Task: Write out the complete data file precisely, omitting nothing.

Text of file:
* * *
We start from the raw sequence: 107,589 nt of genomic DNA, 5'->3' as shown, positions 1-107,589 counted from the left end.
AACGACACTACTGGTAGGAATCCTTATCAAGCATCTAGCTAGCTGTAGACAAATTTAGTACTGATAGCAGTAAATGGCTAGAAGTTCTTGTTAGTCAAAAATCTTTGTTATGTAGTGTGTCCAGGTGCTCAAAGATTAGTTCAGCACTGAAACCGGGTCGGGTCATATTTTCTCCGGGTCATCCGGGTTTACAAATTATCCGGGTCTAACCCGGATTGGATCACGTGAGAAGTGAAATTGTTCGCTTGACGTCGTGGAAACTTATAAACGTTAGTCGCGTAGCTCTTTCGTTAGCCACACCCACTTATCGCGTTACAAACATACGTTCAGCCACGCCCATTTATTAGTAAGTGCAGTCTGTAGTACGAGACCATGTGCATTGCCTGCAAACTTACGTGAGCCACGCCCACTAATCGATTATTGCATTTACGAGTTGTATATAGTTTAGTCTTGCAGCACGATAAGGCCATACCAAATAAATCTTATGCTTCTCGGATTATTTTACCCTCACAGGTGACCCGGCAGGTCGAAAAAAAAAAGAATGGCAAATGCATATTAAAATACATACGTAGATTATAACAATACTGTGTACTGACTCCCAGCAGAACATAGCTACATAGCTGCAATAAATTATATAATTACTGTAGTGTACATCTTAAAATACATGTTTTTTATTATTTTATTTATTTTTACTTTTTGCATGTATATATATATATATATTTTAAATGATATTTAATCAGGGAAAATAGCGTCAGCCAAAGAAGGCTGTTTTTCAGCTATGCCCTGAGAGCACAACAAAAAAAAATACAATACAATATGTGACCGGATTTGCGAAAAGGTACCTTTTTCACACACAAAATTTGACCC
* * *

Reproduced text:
We start from the raw sequence: 107,589 nt of genomic DNA, 5'->3' as shown, positions 1-107,589 counted from the left end.
AACGACACTACTGGTAGGAATCCTTATCAAGCATCTAGCTAGCTGTAGACAAATTTAGTACTGATAGCAGTAAATGGCTAGAAGTTCTTGTTAGTCAAAAATCTTTGTTATGTAGTGTGTCCAGGTGCTCAAAGATTAGTTCAGCACTGAAACCGGGTCGGGTCATATTTTCTCCGGGTCATCCGGGTTTACAAATTATCCGGGTCTAACCCGGATTGGATCACGTGAGAAGTGAAATTGTTCGCTTGACGTCGTGGAAACTTATAAACGTTAGTCGCGTAGCTCTTTCGTTAGCCACACCCACTTATCGCGTTACAAACATACGTTCAGCCACGCCCATTTATTAGTAAGTGCAGTCTGTAGTACGAGACCATGTGCATTGCCTGCAAACTTACGTGAGCCACGCCCACTAATCGATTATTGCATTTACGAGTTGTATATAGTTTAGTCTTGCAGCACGATAAGGCCATACCAAATAAATCTTATGCTTCTCGGATTATTTTACCCTCACAGGTGACCCGGCAGGTCGAAAAAAAAAAGAATGGCAAATGCATATTAAAATACATACGTAGATTATAACAATACTGTGTACTGACTCCCAGCAGAACATAGCTACATAGCTGCAATAAATTATATAATTACTGTAGTGTACATCTTAAAATACATGTTTTTTATTATTTTATTTATTTTTACTTTTTGCATGTATATATATATATATATTTTAAATGATATTTAATCAGGGAAAATAGCGTCAGCCAAAGAAGGCTGTTTTTCAGCTATGCCCTGAGAGCACAACAAAAAAAAATACAATACAATATGTGACCGGATTTGCGAAAAGGTACCTTTTTCACACACAAAATTTGACCC